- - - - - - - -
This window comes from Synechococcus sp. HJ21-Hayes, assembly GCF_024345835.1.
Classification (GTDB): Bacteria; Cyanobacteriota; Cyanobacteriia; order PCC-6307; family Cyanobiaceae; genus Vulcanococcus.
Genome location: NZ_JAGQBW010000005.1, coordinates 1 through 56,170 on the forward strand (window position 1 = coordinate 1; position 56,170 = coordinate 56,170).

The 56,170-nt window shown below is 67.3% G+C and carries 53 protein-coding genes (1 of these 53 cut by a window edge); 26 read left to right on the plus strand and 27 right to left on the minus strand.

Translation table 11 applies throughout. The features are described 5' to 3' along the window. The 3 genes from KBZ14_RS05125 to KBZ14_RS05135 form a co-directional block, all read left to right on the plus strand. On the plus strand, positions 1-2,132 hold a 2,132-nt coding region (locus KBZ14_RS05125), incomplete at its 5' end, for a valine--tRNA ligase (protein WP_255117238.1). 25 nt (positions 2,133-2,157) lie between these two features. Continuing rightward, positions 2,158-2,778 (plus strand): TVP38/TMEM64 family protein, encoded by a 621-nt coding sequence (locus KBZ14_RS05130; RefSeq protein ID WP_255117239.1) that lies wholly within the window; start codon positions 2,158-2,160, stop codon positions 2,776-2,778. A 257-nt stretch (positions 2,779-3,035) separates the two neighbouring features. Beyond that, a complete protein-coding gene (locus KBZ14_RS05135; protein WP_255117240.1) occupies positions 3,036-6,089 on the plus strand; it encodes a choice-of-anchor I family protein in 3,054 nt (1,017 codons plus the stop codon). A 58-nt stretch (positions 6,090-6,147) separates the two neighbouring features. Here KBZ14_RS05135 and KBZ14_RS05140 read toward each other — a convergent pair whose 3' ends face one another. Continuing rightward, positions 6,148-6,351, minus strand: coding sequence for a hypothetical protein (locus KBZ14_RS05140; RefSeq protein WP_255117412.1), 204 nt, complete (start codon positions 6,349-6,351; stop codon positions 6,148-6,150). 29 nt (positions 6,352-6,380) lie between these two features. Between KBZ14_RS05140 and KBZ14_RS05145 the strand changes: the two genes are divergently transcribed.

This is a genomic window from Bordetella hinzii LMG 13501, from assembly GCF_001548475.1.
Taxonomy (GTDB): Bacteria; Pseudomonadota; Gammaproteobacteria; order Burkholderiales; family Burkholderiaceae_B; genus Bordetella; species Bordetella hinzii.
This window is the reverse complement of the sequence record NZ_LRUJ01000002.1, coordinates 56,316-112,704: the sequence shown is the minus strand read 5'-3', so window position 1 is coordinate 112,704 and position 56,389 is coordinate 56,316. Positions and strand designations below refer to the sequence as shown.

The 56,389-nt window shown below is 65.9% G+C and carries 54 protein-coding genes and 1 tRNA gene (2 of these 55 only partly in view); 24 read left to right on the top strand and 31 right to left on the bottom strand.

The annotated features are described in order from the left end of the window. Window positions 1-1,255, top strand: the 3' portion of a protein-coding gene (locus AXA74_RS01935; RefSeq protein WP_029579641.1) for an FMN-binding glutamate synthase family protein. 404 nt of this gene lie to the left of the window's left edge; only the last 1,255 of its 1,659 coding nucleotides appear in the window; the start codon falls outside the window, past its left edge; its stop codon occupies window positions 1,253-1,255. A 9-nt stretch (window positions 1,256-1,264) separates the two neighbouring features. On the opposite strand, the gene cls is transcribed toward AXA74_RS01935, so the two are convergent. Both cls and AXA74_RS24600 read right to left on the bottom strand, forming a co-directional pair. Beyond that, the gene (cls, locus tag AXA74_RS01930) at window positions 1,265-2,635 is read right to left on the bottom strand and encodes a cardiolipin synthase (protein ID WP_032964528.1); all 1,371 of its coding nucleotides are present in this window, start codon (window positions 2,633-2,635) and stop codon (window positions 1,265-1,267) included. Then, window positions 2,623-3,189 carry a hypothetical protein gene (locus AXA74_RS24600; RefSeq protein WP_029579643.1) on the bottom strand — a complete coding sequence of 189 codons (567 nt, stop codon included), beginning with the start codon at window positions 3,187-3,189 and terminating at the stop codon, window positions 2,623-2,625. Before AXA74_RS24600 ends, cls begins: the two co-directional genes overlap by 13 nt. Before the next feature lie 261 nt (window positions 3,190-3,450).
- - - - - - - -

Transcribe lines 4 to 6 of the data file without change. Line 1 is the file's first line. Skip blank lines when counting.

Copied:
The 56,170-nt window shown below is 67.3% G+C and carries 53 protein-coding genes (1 of these 53 cut by a window edge); 26 read left to right on the plus strand and 27 right to left on the minus strand.

Translation table 11 applies throughout. The features are described 5' to 3' along the window. The 3 genes from KBZ14_RS05125 to KBZ14_RS05135 form a co-directional block, all read left to right on the plus strand. On the plus strand, positions 1-2,132 hold a 2,132-nt coding region (locus KBZ14_RS05125), incomplete at its 5' end, for a valine--tRNA ligase (protein WP_255117238.1). 25 nt (positions 2,133-2,157) lie between these two features. Continuing rightward, positions 2,158-2,778 (plus strand): TVP38/TMEM64 family protein, encoded by a 621-nt coding sequence (locus KBZ14_RS05130; RefSeq protein ID WP_255117239.1) that lies wholly within the window; start codon positions 2,158-2,160, stop codon positions 2,776-2,778. A 257-nt stretch (positions 2,779-3,035) separates the two neighbouring features. Beyond that, a complete protein-coding gene (locus KBZ14_RS05135; protein WP_255117240.1) occupies positions 3,036-6,089 on the plus strand; it encodes a choice-of-anchor I family protein in 3,054 nt (1,017 codons plus the stop codon). A 58-nt stretch (positions 6,090-6,147) separates the two neighbouring features. Here KBZ14_RS05135 and KBZ14_RS05140 read toward each other — a convergent pair whose 3' ends face one another. Continuing rightward, positions 6,148-6,351, minus strand: coding sequence for a hypothetical protein (locus KBZ14_RS05140; RefSeq protein WP_255117412.1), 204 nt, complete (start codon positions 6,349-6,351; stop codon positions 6,148-6,150). 29 nt (positions 6,352-6,380) lie between these two features. Between KBZ14_RS05140 and KBZ14_RS05145 the strand changes: the two genes are divergently transcribed.

This is a genomic window from Bordetella hinzii LMG 13501, from assembly GCF_001548475.1.